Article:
Bengal boys to take field in Argentine colours
At 11.35am GMT on Thursday, a consignment of 26 Argentina football jerseys landed at Heathrow airport all the way from Calcutta. Tracking its progress online was a bunch of Bengalis in London.
On Saturday, they would put on the colours of La Albiceleste and take the field in memory of Diego Maradona.
The emotions that the talismanic footballer’s death have ignited in the community in Blighty will result in a match defying biting cold and Covid-19 fears.
“We’ll start at 3pm, half an hour before sunset. The temperature would be around 5 degrees Celsius then,” said Pratik Dutta, who had the jerseys flown over from the Maidan market.
The two teams will be named Boca Juniors (Argentina) and Napoli (Italy), in a nod to the two club teams Maradona served with passion and distinction. “Their jerseys proved difficult to source and our memories are linked more to the Argentina colours. So we settled for the home and away jerseys of the 2018 World Cup,” said Dutta, who saw Maradona from the Salt Lake stadium gallery in 2008. “I got passes as we used to play in FD Park in Salt Lake, close to Subhas Chakraborty’s house.” The then sports minister had organised Maradona’s tour.
A trophy, engraved with the words Diego Maradona Tribute Cup, has reached Srijit Bhaumick’s house in Hayes. Both Srijit and Pratik are 1986-born and missed seeing Maradona in his prime. “But I had him in my life because of my brother, a fan. Our room was full of posters, football video cassettes and sports magazines.”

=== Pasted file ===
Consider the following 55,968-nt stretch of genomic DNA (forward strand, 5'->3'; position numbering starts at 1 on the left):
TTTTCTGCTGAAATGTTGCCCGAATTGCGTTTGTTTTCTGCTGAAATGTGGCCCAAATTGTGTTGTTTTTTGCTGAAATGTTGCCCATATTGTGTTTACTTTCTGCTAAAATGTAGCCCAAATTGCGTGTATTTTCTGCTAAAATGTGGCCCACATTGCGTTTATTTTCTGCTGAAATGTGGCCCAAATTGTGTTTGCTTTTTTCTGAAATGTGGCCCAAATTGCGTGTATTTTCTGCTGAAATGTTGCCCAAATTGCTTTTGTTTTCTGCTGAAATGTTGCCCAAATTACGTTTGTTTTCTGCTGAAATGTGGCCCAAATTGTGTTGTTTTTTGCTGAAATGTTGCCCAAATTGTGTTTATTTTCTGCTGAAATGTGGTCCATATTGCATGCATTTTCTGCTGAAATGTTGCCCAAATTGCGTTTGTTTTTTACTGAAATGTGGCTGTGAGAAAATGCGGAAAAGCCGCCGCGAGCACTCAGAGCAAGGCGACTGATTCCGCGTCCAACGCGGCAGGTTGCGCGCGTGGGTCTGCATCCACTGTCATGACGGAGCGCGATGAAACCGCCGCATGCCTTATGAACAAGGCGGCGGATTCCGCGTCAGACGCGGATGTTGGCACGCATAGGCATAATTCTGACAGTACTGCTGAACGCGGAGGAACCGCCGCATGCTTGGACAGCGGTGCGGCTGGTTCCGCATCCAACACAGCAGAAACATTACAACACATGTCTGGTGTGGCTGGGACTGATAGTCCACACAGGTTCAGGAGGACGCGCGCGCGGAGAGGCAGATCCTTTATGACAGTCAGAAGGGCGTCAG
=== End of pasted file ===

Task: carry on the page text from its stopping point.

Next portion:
In the squads will also be seniors like Sourav Niyogi and Suranjan Som, the president and vice-president respectively of Bengal Heritage Foundation, the umbrella under which the match will be held.
“Like most Calcuttans, we were introduced to live international football — and Maradona — through the 1986 World Cup. He is an integral part of our childhood,” said Som.
Which is why when they met on Zoom after Maradona’s shock demise, everyone wanted to pay a tribute. “Initially we thought of a football quiz. But Srijit insisted on a match. Others were hesitant because of the cold, but later came around,” said Niyogi. The Goals Gilette Corner, a practice facility in west London, was booked.
Covid cast a shadow on the match earlier this week when London was put under a stricter lockdown. “We are in Tier III now. Though organised outdoor sports has been allowed, only the players can attend. We also had to reduce the size of the squads.”
Now it is down to 13 in each team.
Since not everyone is in shape, the match will be a 50-minute affair.
“Some of us will take turns, letting the young Turks carry on full time,” said Niyogi, who has started running daily.
To compensate for the reduced participation, the prize distribution will occasion a virtual meet on December 22, an evening bound to be soaked in football nostalgia.